Virtual Reality’s younger, cheaper cousin — 360-degree video — is an increasingly popular gizmo in the marketer’s toolbox.

Facebook’s 360-degree video platform alone has seen over 20,000 uploads in the 12 months leading up to April, while the majority of uploads on YouTube’s platform get six-figure views.

The medium promises viewers an immersive experience that gets them closer to the action. riut, like any young technology, there’s still a way to go, in offering, for example, tools to track engagement.

Earlier this year, we looked at how U.S. brands are using it. Now, brands in the U.K. are testing the format’s potential for different reasons. Here’s why.

Granting access

Like many brands, Barbour is using digital tools to give its fans access normally reserved for the press and VIPs. In June, it captured its Spring/Summer 2017 show at men’s fashion week using a 360-degree camera. The video of the show, created by agency Cult LDN, was edited and uploaded to its social channels in under an hour.

“As more and more platforms move toward 360-degree content and audiences increasingly engage with it, we wanted to connect with users in an innovative and exciting way,” Paul Wilkinson, Barbour’s global marketing head, told Digiday.

There’s no ability to live stream in 360-degree video, yet. But that’s a logical next step for brands seeking to harness the immersive nature of VR with the immediacy of platforms like Snapchat and Periscope.

Tugging heartstrings

Nicholas Crowe, U.K. marketing manager for Opera Mediaworks EMEA, said the 360-degree format lends itself to verticals that are centered around experience. “It’s hard to do with an FMCG brand, for example, a deodorant,” he explained.

With this in mind, football club West Ham opted for a cinematic approach to its 360-degree video project, #ImagineBoleyn, released last month. The film is a tribute to the team’s old training ground, which it is leaving for a new home in East London’s Olympic Stadium.

Actor Ray Winstone narrates the short film, which guides viewers through different parts of the grounds, including the dressing room and the pitch. With cuts, special effects and emotive music, the action is designed to pull on viewers’ heartstrings. So far it has clocked up 310,000 views on Facebook.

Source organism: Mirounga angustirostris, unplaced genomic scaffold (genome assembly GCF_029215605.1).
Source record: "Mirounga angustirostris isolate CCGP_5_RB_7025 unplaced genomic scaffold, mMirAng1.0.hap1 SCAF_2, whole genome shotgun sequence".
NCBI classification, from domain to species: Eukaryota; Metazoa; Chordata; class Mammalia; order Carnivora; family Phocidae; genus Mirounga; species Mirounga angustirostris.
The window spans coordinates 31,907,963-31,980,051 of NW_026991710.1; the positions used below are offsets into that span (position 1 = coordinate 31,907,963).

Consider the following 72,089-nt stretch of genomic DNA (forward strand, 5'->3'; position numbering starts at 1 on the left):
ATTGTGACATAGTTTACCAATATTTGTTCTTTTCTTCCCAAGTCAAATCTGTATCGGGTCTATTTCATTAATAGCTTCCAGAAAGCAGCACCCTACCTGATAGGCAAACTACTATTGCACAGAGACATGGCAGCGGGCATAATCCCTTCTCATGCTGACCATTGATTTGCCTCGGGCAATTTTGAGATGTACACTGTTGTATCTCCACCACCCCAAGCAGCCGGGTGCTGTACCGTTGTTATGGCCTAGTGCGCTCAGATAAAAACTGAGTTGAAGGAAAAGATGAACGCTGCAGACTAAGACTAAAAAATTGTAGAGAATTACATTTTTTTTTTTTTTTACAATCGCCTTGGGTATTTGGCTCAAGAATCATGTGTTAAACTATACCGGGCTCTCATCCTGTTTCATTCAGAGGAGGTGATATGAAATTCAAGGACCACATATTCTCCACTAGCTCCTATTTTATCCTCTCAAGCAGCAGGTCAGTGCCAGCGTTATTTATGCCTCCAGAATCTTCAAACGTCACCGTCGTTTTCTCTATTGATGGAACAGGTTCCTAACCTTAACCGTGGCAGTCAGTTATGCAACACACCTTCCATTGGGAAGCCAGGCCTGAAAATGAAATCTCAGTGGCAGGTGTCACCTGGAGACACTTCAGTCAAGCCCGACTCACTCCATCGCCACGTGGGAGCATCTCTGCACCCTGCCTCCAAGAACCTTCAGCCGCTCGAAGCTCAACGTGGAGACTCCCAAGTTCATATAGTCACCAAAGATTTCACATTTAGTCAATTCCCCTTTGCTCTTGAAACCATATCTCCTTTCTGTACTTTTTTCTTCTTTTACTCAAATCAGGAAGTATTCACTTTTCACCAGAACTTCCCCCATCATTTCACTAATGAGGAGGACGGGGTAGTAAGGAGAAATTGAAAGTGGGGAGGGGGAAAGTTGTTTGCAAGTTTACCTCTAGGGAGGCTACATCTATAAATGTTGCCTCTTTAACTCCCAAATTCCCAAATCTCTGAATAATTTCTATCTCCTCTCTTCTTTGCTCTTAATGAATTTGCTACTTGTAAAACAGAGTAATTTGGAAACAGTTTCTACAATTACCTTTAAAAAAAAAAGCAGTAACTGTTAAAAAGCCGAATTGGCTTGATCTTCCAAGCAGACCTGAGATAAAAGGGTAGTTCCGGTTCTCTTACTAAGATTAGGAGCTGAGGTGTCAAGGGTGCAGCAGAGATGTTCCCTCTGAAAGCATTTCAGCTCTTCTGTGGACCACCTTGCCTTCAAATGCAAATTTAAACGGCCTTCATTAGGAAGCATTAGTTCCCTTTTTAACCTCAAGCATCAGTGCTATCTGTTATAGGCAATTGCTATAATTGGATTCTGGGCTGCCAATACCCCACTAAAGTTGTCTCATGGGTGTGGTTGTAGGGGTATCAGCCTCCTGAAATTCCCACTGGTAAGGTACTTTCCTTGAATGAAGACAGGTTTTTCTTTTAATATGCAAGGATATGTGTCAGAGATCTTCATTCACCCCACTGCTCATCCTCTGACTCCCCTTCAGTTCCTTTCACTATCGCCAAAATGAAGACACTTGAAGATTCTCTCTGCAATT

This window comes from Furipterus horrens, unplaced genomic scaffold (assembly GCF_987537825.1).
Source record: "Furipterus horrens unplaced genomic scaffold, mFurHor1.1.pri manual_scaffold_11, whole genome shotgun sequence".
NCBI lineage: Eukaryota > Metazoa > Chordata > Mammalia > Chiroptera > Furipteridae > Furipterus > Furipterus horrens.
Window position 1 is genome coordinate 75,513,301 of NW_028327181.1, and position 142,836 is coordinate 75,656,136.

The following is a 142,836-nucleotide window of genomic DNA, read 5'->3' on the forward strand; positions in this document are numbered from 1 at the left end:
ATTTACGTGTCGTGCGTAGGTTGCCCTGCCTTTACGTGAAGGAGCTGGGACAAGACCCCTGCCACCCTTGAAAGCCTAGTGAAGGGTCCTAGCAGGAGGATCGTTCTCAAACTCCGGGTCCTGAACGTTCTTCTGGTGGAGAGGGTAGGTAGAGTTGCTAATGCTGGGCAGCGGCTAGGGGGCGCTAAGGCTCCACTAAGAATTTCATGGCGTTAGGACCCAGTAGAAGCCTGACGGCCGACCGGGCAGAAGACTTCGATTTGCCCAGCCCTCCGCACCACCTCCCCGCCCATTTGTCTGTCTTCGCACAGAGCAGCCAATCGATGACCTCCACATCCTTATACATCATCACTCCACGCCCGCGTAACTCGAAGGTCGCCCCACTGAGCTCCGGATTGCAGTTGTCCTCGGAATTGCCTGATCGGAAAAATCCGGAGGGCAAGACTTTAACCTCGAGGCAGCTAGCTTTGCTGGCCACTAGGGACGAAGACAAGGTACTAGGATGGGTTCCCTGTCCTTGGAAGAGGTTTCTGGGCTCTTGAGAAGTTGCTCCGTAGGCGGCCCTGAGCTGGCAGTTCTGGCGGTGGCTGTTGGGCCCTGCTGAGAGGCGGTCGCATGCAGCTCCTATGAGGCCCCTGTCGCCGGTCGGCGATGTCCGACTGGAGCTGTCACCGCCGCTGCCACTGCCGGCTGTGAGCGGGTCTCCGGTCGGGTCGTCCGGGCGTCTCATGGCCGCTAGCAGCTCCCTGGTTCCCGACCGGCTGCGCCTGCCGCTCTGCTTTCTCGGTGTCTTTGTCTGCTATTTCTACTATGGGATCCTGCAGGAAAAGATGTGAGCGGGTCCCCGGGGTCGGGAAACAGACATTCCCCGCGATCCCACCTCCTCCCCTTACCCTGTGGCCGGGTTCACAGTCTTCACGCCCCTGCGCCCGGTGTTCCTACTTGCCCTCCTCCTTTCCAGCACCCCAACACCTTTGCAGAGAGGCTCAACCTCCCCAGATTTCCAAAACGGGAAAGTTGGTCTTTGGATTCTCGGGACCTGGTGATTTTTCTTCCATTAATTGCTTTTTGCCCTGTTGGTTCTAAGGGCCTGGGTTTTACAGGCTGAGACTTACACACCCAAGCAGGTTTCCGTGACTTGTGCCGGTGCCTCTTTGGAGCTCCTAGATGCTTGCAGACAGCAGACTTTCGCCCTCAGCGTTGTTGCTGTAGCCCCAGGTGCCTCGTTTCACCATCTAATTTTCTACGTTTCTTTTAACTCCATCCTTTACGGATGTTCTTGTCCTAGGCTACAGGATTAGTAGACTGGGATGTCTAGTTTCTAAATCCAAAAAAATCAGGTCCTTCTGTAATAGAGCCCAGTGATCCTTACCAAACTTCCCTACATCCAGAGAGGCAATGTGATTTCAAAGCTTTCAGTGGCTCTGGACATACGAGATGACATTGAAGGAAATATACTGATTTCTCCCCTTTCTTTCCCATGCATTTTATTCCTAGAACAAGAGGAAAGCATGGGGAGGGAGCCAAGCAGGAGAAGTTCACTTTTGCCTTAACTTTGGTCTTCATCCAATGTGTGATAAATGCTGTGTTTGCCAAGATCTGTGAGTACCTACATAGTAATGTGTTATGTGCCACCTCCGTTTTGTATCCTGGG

Dropping Easter eggs

For Crowe, the main issue that brands face with the medium is getting assets like text and visual effects looking good. “360-degree video is offered by many production companies, but it costs quite a bit to get a decent execution,” he said.

Unlike traditional video, 360 degree puts users in the director’s chair. They can choose which people — or objects — to home in on as the action unfolds. For the launch of its Spring/Summer homeware collection, George at Asda, the supermarket chain’s clothing brand, turned this feature into a game.

The brand hid “Easter eggs” (hidden bits of content) for users to find inside the tour of its branded house. The first person to uncover them all was rewarded with £250 worth of vouchers.

The video, created with agency Fallon, received over 11,000 views on Facebook and nearly 1 million on YouTube.

“This kind of content works a lot harder for you. Easter eggs are something that make people watch again and again,” Bridey-Rae Lipscombe, CEO of agency Cult LDN, told Digiday.

Digitizing the showroom

Cars are an obvious fit for immersive technologies. According to an Accenture survey, 75 percent of consumers want to bring the entire buying process — from discovery to financing — online.

Rolls Royce is one of several brands using 360-degree video to address this shift. For the release of its 103EX model, it created a tour of the vehicle’s features spruced up with some fancy graphics and aspirational crooning. The YouTube video has just shy of 180,000 views.

Making viral content

The FIA Formula E Championship, launched in 2012 to race electric vehicles, is using 360-degree video to add an immersive layer to its short-form content. Unlike the one-off projects and big-budget ads, the racing brand has been using the format to engage YouTube users with high-risk content around crashes, stunts and driver-side action.

Its video of stuntman Damien Walters doing a backflip over a car moving at high speed has amassed over 1.2 million views. According to Cult LDN’s Lipscomb, this kind of content can be done on budget, but planning cannot be overlooked. “Previously, you could rely on the editing process, but this requires more forward planning. There’s only one take,” she said.

Meanwhile, the non-360-degree original video has over 5 million views. There’s clearly a way to go before brands make the most of this format.

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